This game is bigger than you
Kameron Hurley‘s new book, The Light Brigade, is currently making waves as an amazing book. After reading The Mirror Empire, it’s really not hard to see why. She’s one bloody amazing writer.
Oma, the dark star was creeping back into orbit
…and shit is about to hit the fan…..
I’ve read reviews that say the plot is confusing and the writing a bit meh, but that’s not what I found when I read it.
In The Mirror Empire, Kameron introduces badass women with political scheming and fuck-all attitudes that you can’t help but marvel at. She doesn’t drop the ball in engaging the reader with whatever machinations the characters are up to, and I fully believe if you’re looking to get out of the whole, same old same old fantasy trope, this book right here, this book, is the one for you. No questions whatsoever.
When I pick up books written by women in this genre, this is what I want to see- female characters who are unapologetic in their being.
More than how amazing the plot is, Hurley has created unapologetic characters with their sexuality and gender. We have gender-fluid characters, characters who get to choose their genders, where sexual relationships are explored. It’s not the typical heterosexual relationships you find in other books. This is a big win for me because Hurley doesn’t shy away from it; it’s there, bold, and above all, beautifully normal.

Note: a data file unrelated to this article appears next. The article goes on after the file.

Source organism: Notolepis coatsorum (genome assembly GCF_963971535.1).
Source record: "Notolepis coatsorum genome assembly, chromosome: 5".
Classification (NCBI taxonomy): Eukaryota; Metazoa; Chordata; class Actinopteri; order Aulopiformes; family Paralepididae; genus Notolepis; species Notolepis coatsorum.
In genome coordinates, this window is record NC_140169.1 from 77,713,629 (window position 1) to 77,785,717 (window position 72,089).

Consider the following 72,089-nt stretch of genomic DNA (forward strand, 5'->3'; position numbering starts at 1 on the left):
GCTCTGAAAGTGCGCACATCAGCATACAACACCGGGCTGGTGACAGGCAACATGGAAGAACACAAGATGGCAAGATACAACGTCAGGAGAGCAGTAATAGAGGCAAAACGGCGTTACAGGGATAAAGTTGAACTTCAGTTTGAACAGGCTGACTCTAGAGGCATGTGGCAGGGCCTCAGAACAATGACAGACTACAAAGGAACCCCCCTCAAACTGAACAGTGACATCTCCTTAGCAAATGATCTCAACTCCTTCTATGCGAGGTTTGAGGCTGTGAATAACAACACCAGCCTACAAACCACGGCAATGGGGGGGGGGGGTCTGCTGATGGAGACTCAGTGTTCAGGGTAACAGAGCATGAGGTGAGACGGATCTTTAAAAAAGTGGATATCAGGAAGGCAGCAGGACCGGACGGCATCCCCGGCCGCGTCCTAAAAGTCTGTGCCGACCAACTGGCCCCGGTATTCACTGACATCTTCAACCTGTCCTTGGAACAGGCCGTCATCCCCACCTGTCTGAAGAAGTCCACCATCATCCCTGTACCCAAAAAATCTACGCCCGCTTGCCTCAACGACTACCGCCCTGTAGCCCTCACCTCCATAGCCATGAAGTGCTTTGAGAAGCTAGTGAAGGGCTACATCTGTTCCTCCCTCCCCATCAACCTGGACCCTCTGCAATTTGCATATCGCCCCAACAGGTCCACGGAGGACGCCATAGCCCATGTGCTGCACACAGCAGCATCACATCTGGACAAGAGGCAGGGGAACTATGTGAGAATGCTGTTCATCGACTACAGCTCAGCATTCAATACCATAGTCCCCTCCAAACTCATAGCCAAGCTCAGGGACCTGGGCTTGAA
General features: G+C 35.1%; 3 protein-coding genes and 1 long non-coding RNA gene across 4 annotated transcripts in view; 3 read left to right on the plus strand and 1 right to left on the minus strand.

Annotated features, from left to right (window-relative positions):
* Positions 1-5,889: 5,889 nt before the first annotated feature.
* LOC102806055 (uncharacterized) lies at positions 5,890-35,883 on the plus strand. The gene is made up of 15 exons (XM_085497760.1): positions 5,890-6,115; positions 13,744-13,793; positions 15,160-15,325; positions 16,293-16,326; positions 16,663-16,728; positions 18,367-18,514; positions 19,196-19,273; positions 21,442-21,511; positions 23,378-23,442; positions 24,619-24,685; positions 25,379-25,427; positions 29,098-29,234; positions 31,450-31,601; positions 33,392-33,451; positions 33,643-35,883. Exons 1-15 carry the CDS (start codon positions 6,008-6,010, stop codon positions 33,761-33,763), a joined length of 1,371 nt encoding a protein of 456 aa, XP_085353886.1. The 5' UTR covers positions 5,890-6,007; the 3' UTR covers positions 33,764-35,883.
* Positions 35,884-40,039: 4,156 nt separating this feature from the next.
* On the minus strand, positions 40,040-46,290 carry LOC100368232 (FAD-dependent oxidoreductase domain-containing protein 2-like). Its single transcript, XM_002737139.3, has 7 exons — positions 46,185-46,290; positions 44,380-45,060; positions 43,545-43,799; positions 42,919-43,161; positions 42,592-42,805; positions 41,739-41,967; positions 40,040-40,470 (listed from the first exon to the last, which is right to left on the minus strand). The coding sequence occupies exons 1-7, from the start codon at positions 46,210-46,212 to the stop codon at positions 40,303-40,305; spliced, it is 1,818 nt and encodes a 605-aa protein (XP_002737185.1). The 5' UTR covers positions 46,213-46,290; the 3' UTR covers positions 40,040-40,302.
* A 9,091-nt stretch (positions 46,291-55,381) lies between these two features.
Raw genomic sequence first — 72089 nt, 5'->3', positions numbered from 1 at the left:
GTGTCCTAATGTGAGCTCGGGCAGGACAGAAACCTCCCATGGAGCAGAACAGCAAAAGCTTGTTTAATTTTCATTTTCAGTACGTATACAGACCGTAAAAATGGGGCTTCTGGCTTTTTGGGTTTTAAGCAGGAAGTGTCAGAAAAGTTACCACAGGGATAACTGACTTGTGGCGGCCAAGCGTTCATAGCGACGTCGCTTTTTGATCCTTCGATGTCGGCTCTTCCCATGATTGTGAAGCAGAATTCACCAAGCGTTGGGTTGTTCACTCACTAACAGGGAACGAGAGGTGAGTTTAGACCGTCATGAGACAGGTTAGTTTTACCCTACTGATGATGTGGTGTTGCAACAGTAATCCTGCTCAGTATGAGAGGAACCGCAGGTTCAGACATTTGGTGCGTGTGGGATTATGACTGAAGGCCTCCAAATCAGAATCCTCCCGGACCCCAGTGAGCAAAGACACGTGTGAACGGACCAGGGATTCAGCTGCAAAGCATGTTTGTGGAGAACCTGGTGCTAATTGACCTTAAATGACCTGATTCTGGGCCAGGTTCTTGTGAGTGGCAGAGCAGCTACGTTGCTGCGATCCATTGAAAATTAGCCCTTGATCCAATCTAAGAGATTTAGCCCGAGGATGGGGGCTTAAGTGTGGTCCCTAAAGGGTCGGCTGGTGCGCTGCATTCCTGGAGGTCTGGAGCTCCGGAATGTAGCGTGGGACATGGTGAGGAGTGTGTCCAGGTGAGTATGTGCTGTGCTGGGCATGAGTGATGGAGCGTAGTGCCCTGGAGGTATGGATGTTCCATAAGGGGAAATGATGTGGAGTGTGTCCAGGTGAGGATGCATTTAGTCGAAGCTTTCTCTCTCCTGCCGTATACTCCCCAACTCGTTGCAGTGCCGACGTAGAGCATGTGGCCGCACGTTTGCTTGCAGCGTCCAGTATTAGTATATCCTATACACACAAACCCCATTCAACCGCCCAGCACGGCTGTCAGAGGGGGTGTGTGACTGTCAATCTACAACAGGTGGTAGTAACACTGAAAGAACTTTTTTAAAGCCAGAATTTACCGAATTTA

This is what I wish the most fantasy for authors who decide to put in, whether its family relationships, sexual or even conversations about gender, that they would go more out of what the “normal” construct for these relationships is or as normal as what the larger society needs them to be in any case.
You find that most fantasy authors, even though they create worlds with unique magic systems, worlds from nothing for the most part that could be linked to our reality, are still so stuck on the biases you find in society today. So you’d read a fantasy book that is out of the world (literally) that could never happen in this world. However, then they would still be stuck on women not being able to rule and fight, and it baffles me that authors can create these amazing, amazing worlds and cultures but still be so stuck on these biases.
😂😂😂 I got all carried away with my yay for equality preaching. But honestly, The Mirror Empire hits all the spots, and I went into it with blind faith.
There may be a tendency to ex the book when you start because it gets a tad confusing, but I told myself, “Ṣadé, you started Malazan without knowing jack shit about that world. Erikson basically started that book like everyone knew what was up, and you loved it. So really, how hard can understanding this book be?”
All in all, if you’re looking for something amazing and different from your usual fantasy reads, give The Mirror Empire a go.
Anyways I loved it, loved it, loved it.